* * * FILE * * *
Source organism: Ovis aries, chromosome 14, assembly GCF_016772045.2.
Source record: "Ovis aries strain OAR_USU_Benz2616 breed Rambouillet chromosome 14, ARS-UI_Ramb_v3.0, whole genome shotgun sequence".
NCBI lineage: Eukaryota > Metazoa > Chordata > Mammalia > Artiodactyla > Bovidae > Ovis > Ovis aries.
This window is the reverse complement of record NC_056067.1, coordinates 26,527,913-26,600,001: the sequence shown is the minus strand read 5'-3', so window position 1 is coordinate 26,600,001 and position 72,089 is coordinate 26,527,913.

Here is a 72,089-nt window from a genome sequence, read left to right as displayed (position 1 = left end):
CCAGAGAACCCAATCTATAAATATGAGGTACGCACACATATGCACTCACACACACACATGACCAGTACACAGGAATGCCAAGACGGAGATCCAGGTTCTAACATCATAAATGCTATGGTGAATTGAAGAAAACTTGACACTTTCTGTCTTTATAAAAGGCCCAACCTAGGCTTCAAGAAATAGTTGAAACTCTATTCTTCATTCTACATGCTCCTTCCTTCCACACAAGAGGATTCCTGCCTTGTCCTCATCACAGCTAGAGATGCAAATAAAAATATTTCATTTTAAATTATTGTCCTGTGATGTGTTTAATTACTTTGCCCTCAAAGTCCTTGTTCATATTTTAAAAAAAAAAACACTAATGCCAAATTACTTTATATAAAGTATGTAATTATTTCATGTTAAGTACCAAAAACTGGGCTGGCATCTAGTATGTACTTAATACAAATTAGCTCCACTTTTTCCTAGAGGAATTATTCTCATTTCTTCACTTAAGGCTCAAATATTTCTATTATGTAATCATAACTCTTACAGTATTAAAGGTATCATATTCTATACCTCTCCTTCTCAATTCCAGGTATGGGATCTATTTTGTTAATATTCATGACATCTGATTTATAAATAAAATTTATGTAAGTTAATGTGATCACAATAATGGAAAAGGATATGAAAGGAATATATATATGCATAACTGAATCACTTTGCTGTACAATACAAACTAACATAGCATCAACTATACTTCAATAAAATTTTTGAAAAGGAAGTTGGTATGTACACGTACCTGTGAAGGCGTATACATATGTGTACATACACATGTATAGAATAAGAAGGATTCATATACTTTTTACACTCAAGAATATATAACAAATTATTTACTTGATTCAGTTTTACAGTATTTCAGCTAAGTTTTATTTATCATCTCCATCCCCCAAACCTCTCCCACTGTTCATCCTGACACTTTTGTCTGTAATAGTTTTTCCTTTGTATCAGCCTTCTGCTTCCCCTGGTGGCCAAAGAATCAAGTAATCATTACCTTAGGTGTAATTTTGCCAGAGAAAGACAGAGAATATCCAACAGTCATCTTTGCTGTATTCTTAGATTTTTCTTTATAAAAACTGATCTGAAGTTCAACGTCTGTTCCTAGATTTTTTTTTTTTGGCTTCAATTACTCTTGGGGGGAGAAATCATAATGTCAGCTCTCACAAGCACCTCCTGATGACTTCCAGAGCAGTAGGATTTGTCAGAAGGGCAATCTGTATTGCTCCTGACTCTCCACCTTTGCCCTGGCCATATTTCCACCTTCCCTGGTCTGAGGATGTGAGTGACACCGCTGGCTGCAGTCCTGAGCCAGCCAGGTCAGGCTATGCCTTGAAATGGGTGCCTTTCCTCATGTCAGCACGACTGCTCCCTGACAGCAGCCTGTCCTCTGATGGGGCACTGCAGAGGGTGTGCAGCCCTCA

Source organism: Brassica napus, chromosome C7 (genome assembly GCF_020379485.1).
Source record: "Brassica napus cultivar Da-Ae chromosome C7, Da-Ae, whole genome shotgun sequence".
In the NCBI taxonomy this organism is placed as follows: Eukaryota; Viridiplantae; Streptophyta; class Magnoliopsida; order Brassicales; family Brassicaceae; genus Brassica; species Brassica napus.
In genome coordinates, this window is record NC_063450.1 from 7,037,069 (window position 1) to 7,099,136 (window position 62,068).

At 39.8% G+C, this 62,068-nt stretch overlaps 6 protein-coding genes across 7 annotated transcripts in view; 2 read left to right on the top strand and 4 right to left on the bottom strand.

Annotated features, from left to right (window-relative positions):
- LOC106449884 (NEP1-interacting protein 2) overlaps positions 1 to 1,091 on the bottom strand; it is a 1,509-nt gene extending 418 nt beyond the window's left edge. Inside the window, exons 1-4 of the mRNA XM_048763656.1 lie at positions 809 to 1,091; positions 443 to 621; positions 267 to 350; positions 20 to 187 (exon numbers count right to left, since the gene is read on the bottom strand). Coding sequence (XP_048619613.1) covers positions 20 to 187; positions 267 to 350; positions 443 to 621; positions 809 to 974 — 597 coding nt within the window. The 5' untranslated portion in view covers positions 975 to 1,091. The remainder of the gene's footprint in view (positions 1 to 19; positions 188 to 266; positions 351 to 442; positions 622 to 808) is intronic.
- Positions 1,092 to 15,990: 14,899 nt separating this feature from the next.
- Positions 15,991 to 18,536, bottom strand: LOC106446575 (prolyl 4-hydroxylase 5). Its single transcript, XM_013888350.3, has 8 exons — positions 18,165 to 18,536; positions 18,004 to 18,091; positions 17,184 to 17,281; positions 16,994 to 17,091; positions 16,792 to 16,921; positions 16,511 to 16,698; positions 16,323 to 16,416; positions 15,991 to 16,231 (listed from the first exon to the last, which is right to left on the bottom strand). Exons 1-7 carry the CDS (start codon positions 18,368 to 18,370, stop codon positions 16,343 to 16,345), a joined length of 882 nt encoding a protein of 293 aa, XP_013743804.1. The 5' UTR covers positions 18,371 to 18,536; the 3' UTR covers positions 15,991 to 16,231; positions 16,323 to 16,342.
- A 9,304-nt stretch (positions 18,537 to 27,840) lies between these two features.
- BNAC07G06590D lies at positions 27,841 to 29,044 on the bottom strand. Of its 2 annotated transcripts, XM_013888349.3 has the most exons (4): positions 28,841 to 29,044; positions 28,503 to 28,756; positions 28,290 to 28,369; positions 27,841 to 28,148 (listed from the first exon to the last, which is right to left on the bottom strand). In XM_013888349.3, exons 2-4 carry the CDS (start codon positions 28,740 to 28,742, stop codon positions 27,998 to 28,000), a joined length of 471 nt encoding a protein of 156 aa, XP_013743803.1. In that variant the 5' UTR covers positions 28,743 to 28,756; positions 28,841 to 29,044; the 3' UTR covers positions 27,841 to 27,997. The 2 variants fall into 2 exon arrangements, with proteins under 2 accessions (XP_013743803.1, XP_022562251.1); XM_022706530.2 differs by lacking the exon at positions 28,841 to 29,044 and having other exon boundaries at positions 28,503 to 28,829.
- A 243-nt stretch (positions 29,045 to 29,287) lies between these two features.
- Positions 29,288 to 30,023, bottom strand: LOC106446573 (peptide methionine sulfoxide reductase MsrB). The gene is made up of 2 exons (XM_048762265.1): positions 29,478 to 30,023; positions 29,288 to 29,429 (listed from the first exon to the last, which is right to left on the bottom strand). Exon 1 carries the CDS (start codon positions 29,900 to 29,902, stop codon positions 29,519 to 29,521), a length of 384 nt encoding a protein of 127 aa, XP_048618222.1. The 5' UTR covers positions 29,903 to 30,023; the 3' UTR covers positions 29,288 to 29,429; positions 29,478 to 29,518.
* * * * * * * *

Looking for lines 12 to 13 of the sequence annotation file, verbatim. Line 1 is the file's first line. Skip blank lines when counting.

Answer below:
Annotated features, from left to right (window-relative positions):
- LOC106449884 (NEP1-interacting protein 2) overlaps positions 1 to 1,091 on the bottom strand; it is a 1,509-nt gene extending 418 nt beyond the window's left edge. Inside the window, exons 1-4 of the mRNA XM_048763656.1 lie at positions 809 to 1,091; positions 443 to 621; positions 267 to 350; positions 20 to 187 (exon numbers count right to left, since the gene is read on the bottom strand). Coding sequence (XP_048619613.1) covers positions 20 to 187; positions 267 to 350; positions 443 to 621; positions 809 to 974 — 597 coding nt within the window. The 5' untranslated portion in view covers positions 975 to 1,091. The remainder of the gene's footprint in view (positions 1 to 19; positions 188 to 266; positions 351 to 442; positions 622 to 808) is intronic.